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  • Author or Editor: Dan T. Stearns x
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Decisions regarding curricular direction are often made by departmental committees comprised of faculty who are most closely associated with the curriculum. While knowledgeable about current direction, these faculty may not be positioned to accurately forecast future shifts in industry focus. By including employers, potential employers, alumni, students, and representatives from similar programs in the process, alternative views and opinions critical to the visioning process are generated. Penn State's recent efforts in program assessment will be outlined.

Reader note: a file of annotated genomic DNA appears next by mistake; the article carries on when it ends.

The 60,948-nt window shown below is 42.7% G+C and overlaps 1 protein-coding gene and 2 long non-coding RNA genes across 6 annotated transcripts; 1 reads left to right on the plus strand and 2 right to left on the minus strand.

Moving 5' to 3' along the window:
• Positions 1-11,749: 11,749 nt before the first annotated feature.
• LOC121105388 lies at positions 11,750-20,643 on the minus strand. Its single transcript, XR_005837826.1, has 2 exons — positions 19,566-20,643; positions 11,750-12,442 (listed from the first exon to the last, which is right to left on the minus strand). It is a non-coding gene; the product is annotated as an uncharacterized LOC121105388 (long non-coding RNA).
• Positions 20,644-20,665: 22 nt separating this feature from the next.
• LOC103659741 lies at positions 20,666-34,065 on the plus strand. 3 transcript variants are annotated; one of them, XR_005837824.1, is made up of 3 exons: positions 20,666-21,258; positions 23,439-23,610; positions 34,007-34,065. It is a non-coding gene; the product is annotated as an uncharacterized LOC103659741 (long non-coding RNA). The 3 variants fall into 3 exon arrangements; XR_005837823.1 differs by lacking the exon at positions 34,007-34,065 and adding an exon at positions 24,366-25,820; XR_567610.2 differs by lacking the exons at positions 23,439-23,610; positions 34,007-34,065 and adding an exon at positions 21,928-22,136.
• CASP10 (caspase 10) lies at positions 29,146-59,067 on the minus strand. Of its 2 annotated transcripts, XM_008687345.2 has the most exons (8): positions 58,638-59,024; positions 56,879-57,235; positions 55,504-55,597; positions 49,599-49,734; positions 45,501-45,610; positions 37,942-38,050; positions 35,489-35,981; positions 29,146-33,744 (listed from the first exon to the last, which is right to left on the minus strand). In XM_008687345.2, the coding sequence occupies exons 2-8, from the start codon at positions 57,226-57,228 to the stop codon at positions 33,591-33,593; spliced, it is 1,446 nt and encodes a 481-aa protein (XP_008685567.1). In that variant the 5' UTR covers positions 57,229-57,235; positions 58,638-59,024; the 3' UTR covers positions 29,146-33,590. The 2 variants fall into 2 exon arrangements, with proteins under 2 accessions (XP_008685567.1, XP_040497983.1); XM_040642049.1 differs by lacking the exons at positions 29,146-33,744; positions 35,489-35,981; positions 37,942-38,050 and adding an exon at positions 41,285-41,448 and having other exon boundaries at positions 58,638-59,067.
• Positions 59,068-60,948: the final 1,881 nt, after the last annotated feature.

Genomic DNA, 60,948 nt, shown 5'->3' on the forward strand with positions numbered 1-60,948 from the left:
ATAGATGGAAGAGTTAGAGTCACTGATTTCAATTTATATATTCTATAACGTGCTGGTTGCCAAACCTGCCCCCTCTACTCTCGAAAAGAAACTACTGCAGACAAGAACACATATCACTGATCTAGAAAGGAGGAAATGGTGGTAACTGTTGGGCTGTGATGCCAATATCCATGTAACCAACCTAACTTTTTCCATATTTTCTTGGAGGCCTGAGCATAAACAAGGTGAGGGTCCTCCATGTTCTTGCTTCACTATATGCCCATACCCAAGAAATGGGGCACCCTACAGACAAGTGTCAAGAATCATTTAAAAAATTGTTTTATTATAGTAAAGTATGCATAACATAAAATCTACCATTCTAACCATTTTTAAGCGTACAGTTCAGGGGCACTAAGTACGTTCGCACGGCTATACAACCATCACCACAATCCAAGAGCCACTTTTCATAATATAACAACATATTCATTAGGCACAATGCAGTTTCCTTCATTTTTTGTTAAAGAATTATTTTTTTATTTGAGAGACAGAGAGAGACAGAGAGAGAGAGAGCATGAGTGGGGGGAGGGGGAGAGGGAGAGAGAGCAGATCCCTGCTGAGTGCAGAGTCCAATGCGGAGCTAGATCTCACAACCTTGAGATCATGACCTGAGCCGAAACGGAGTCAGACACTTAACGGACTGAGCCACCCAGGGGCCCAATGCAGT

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Certain principles that appear in examples of successful design create the structure around which landscape design education is woven. Concepts of balance, contrast, rhythm, dominance, unity, and order must be understood before quality &sign is produced, but these concepts are often difficult to explain in a classroom situation. Commercially available vi&o imaging software has proven to be a valuable tool in increasing student understanding of design principles. After scanning an actual site photograph, students add, delete, or modify plant materials and other amenities to strengthen the design principles as they relate to the specific site. Benefits of this method over traditional lecture or studio techniques include the ability to investigate a variety of sites and an increased ability to observe the inter-dependency of design principles. As modifications are made to strengthen one principle, the others are also affected in either a positive or negative manner.